The Solution to Alignment Challenges: One Revenue Organization
In an increasingly buyer-centric world, more and more companies are seeing the need for a cohesive organization across all three customer-facing revenue teams. Without a unified revenue organization, buyers are left to navigate on their own the transitions from Marketing to Sales and from Sales to Customer Success. Friction for buyers from having to navigate the hand-offs between revenue teams leads to lost opportunities, lost deals, lost renewals and lost upsells.
One increasingly common approach to building a cohesive revenue organization is designing the C-suite to include a Chief Revenue Officer (CRO). The CRO role is responsible for all revenue-generating departments from Marketing, to Sales and Customer Success. The CRO is a relatively new role, emerging in Silicon Valley in the late 2010s but is growing rapidly. A quick search of the number of job listings for executive-level Chief Revenue Officer (CRO) roles with end-to-end revenue responsibility versus SVP of Sales or Chief Sales Officers with responsibility only for sales revenue suggests that CROs now account for almost one-third of job listings for the B2B revenue leader.1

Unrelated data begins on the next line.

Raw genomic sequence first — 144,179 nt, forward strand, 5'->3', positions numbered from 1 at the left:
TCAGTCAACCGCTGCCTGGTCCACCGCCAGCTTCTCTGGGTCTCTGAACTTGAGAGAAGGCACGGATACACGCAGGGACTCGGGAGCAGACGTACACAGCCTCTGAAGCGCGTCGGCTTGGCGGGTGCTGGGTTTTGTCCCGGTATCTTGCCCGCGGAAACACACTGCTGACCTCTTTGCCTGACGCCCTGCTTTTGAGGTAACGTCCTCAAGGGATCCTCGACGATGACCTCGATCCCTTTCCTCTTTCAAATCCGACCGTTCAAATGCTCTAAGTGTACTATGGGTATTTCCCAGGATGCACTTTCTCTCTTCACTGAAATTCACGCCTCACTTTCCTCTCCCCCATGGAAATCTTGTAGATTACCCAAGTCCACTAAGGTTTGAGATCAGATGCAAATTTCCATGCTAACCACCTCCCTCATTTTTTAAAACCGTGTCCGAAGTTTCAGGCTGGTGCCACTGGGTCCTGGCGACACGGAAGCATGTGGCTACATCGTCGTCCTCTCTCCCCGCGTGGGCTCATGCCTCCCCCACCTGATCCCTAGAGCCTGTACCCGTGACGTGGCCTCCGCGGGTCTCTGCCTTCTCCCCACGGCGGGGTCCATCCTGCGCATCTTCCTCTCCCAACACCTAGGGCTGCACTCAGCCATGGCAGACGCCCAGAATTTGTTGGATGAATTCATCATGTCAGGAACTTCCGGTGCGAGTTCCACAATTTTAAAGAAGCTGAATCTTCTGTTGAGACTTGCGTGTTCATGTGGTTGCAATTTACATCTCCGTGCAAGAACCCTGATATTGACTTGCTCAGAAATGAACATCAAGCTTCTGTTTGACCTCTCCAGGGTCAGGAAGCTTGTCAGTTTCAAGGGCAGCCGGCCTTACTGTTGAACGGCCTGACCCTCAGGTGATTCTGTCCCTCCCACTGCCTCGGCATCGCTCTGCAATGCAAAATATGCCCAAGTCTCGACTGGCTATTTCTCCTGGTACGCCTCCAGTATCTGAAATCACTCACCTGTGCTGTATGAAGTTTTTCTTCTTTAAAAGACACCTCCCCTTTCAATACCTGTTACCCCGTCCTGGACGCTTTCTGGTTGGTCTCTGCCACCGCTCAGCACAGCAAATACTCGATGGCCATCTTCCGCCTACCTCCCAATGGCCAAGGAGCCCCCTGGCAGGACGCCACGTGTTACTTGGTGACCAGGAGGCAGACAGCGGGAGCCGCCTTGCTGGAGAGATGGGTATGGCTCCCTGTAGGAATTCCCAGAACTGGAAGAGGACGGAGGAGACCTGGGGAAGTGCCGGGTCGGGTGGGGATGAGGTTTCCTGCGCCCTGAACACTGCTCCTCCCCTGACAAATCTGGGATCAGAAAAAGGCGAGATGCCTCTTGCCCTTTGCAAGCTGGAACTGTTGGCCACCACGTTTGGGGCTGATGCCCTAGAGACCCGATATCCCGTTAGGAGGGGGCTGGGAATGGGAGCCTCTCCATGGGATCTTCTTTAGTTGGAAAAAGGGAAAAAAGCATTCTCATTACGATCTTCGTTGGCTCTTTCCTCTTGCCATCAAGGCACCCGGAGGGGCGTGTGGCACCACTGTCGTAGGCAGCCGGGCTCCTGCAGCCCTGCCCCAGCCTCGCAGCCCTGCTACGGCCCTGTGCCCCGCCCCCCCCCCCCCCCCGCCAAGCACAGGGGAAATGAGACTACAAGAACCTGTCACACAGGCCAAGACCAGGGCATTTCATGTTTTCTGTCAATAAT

Shifting to One Revenue Organization: Three Key Building Blocks
Whether there is an overall revenue leader of a single revenue organization or three separate revenue teams, there are three critical building blocks that need to be put in place to create a single, cohesive revenue organization. These are: